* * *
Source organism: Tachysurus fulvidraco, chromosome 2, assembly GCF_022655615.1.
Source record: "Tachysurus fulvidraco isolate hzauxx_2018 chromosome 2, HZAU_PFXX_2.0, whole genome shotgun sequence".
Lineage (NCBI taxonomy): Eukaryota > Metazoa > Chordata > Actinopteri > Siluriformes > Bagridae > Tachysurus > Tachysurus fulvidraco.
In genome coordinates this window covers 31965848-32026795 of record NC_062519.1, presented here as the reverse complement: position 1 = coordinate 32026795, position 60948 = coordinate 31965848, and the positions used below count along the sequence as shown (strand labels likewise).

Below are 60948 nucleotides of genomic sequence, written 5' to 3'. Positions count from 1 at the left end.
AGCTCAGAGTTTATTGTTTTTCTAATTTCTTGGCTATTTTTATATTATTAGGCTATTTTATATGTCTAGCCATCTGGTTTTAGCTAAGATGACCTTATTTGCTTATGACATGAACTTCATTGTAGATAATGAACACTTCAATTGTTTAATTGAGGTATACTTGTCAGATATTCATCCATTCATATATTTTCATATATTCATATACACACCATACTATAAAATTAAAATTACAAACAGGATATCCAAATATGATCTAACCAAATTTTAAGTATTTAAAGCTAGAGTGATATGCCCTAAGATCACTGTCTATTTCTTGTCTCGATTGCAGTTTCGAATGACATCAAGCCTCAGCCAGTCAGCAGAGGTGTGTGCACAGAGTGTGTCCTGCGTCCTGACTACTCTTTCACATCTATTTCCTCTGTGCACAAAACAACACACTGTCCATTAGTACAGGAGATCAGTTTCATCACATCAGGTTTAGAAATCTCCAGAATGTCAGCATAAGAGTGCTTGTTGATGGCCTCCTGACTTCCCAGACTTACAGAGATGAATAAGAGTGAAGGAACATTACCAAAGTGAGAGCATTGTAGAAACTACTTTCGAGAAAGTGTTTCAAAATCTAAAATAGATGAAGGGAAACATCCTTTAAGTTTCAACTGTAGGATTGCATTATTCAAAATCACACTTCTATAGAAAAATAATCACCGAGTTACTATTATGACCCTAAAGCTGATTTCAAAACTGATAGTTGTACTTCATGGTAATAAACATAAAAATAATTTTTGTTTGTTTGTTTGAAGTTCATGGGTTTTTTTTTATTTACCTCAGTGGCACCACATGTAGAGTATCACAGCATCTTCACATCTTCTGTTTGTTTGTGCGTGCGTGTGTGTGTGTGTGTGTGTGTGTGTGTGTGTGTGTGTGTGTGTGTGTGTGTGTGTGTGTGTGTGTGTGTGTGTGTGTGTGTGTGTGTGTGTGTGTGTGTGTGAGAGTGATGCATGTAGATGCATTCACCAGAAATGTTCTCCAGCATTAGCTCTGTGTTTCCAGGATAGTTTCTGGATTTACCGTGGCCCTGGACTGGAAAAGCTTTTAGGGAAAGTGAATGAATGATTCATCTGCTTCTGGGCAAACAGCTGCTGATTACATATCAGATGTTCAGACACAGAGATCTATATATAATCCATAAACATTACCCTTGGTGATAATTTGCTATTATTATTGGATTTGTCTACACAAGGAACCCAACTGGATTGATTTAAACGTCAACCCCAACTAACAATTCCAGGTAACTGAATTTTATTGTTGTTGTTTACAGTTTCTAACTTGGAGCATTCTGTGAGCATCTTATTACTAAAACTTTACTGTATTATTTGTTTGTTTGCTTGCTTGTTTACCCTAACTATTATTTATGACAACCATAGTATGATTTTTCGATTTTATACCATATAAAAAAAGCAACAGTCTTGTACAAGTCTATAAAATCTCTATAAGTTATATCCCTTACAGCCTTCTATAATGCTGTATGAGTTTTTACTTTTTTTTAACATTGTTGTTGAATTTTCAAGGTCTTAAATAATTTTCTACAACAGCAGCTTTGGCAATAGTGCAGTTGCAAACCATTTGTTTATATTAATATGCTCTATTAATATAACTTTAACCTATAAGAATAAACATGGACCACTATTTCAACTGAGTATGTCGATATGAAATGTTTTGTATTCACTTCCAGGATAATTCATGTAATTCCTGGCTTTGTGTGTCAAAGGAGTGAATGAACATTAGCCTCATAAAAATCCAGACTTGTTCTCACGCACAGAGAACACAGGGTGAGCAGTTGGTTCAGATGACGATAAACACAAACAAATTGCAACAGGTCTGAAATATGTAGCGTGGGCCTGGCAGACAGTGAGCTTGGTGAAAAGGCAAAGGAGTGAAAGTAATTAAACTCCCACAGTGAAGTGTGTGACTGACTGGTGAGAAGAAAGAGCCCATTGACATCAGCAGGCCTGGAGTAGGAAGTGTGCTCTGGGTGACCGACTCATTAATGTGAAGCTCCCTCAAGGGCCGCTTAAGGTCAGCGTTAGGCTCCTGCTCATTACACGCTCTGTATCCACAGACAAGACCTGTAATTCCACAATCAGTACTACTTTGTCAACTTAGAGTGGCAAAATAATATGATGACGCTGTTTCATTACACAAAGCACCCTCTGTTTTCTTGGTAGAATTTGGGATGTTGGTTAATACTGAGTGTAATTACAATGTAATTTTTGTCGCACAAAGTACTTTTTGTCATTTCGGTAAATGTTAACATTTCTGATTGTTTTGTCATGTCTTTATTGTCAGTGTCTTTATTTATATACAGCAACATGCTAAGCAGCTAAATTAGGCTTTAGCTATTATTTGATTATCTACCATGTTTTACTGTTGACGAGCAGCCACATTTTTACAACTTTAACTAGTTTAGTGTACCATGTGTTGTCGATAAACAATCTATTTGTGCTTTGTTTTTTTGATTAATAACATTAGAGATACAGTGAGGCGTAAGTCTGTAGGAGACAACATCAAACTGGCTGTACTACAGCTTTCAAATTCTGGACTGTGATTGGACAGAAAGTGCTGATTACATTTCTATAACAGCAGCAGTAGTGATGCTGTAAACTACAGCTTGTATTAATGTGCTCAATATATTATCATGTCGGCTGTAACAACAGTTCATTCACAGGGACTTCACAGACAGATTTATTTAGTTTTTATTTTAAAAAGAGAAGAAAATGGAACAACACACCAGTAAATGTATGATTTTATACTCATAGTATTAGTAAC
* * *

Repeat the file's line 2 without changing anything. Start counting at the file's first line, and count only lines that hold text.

Source record: "Tachysurus fulvidraco isolate hzauxx_2018 chromosome 2, HZAU_PFXX_2.0, whole genome shotgun sequence".